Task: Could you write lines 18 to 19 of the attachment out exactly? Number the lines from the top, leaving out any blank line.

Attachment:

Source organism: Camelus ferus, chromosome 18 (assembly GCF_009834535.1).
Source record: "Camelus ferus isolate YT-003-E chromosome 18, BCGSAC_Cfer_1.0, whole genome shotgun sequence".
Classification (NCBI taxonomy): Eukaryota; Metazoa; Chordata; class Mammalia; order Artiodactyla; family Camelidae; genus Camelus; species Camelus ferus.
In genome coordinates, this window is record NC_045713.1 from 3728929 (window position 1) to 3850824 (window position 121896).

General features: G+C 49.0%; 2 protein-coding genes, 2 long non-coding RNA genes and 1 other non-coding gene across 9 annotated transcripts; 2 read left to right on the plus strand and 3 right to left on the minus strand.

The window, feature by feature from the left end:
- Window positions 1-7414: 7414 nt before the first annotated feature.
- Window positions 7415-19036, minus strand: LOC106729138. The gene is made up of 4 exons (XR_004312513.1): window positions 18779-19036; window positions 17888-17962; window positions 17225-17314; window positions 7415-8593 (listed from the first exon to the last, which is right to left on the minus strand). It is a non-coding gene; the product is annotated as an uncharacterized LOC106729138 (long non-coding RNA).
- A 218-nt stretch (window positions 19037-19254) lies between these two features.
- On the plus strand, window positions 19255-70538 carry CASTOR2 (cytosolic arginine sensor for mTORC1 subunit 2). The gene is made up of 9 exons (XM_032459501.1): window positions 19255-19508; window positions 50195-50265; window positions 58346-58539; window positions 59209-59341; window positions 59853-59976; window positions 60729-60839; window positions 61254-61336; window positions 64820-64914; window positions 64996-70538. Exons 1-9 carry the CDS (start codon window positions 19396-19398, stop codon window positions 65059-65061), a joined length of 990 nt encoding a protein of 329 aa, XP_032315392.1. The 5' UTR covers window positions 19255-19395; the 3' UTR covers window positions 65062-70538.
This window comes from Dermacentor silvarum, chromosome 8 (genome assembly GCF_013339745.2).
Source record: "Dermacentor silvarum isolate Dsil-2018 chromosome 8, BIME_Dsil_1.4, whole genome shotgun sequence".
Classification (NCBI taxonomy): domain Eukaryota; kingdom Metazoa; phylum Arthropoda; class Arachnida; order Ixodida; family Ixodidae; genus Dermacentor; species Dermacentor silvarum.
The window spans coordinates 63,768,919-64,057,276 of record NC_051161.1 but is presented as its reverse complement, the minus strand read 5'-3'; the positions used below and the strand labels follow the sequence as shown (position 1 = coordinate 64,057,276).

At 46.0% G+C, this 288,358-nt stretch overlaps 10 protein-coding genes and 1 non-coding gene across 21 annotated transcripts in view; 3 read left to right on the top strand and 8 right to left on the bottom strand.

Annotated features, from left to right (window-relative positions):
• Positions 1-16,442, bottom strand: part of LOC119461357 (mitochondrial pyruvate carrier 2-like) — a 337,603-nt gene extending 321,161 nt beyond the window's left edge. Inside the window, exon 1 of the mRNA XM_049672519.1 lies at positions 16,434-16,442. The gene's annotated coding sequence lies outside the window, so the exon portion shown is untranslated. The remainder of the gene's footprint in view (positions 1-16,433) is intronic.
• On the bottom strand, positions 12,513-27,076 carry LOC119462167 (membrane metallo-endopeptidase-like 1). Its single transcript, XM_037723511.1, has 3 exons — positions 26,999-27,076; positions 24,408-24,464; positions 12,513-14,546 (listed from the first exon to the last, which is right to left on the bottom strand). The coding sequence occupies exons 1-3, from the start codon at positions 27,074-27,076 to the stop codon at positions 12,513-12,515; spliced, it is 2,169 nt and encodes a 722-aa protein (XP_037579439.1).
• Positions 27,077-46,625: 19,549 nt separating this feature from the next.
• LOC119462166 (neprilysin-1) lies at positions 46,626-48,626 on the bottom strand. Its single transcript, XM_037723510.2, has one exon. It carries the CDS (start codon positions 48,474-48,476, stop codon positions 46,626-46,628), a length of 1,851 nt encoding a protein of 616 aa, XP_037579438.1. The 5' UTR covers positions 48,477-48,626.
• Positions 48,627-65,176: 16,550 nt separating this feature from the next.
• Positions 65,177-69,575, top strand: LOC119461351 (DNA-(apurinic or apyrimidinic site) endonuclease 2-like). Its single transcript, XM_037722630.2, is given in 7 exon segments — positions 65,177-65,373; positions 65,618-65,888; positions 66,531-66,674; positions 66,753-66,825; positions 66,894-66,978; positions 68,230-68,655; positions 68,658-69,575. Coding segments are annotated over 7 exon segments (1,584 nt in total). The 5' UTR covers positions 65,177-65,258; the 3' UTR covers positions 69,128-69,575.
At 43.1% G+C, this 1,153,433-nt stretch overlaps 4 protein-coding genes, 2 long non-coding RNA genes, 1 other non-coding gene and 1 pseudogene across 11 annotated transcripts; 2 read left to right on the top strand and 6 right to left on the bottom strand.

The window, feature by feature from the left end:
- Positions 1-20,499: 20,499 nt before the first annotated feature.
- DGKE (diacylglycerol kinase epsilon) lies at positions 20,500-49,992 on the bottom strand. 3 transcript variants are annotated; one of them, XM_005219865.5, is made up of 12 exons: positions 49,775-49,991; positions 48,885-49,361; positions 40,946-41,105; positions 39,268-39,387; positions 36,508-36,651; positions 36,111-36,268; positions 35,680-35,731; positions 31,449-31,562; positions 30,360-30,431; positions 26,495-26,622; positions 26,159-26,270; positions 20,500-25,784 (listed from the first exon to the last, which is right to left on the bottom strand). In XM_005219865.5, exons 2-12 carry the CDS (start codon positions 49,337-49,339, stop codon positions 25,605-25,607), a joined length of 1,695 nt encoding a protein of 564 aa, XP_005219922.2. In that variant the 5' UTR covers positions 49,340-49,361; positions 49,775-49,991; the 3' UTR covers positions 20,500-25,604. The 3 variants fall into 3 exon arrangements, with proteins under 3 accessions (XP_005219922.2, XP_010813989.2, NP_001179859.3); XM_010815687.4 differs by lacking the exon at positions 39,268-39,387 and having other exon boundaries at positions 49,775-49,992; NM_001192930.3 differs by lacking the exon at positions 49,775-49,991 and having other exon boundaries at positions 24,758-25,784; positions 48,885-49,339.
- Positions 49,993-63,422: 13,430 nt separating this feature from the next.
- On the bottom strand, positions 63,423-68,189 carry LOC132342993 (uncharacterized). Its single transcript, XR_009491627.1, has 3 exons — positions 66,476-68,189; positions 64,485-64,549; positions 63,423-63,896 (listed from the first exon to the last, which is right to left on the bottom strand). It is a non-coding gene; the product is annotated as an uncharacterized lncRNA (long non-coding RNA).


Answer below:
• On the bottom strand, positions 12,513-27,076 carry LOC119462167 (membrane metallo-endopeptidase-like 1). Its single transcript, XM_037723511.1, has 3 exons — positions 26,999-27,076; positions 24,408-24,464; positions 12,513-14,546 (listed from the first exon to the last, which is right to left on the bottom strand). The coding sequence occupies exons 1-3, from the start codon at positions 27,074-27,076 to the stop codon at positions 12,513-12,515; spliced, it is 2,169 nt and encodes a 722-aa protein (XP_037579439.1).
• Positions 27,077-46,625: 19,549 nt separating this feature from the next.